Alex Suwitra was one of two outstanding Deakin students to be awarded the prestigious den Hollander Scholarship in 2014. His strong academic standing and exceptional commitment to his local community made him a stand out candidate for this scholarship. Here, Alex talks about what winning the scholarship has meant for him and his future.
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Alex studied his Bachelor of International Studies at the Geelong Waurn Pounds Campus, majoring in international relations with a sub-major in politics and policy studies.
Throughout his studies, Alex contributed countless hours to the community as a member of the Red Cross Victorian Youth Advisory Committee.
Alex works as a Youth Activities Officer for the City of Greater Geelong and was part of the Geeyoung Project, connecting the Geelong community with its young people.
Q&A with Alex
Considering all the work you’ve done on the community youth strategy for Geelong, what continues to motivate you?
In my current role I work on activities with young refugees across the municipality, mostly soccer programs in the northern suburbs. The Geeyoung Project has allowed young people of all backgrounds from across the Geelong region to have a voice. The fact that the project has the support of two levels of government and the community, especially potential employers during a time when Geelong faces a job crisis, is a testament to the dramatic difference we can make in my local community. I am really motivated by a sense of community which I think is strong in Geelong, and I like to think that my work is helping to ensure that young people are included in our great community.
What part of your Deakin experience did you enjoy the most and why?
When I started studying at Deakin, I was determined to just get through my studies without getting too involved in a social life, other than maybe attending a few parties. Instead I made friendships that I think will last a lifetime. These friendships made study so much easier because it was great to have like-minded people to bounce ideas off, or to speak to when you struggled with something. Alongside this, I think the wealth of knowledge and experience among the teaching staff in my course meant that students got the theoretical knowledge of the course, supported by personal anecdotes. This helped me understand the content and also made classes fascinating.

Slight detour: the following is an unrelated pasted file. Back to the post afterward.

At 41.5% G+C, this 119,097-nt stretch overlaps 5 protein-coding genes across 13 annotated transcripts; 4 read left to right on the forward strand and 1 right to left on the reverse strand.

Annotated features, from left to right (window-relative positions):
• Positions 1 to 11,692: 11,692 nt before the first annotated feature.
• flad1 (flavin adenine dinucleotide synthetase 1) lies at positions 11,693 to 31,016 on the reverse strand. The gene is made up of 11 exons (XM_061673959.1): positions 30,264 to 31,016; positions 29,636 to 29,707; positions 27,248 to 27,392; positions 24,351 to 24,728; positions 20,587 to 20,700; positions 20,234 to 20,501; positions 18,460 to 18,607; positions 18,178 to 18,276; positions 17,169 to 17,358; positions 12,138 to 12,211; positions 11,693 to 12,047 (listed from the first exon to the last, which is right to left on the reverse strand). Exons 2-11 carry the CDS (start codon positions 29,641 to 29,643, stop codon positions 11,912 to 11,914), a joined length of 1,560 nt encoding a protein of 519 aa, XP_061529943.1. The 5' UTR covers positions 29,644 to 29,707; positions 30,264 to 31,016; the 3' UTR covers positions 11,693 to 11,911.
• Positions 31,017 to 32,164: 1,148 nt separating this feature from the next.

What would be the message you would give to other students suffering some type of financial or personal disadvantage?
With the right support you can make your plans work − study or otherwise. Deakin provides a great environment where you can achieve your goals, both through the assistance Deakin can give, as well as the friendships you make with like-minded people you get to study with.
How has this scholarship helped you?
Receiving this scholarship has given me the opportunity to go further in my studies than I have previously been able. I haven’t had to stress about my often limited work hours and can spend more time studying and working on assignments. The scholarship also allowed me to purchase a Microsoft tablet, which has meant that I can make better use of my time, such as watching lectures on the train trip to Melbourne. This scholarship has helped me in my studies and also in my personal life. Without it, I wouldn’t be able to achieve to the best of my ability. I cannot thank the supporters enough for providing me with this opportunity to reach my full potential.
What’s next on the horizon for you? What are your future plans and projects?
The next step for me is to get into honours and write a thesis. After that, I will either go straight into a master’s degree in community and international development at Deakin, or I will work for a year or two and then take up the master’s degree. I also want to train and do the Kokoda Trail at some stage.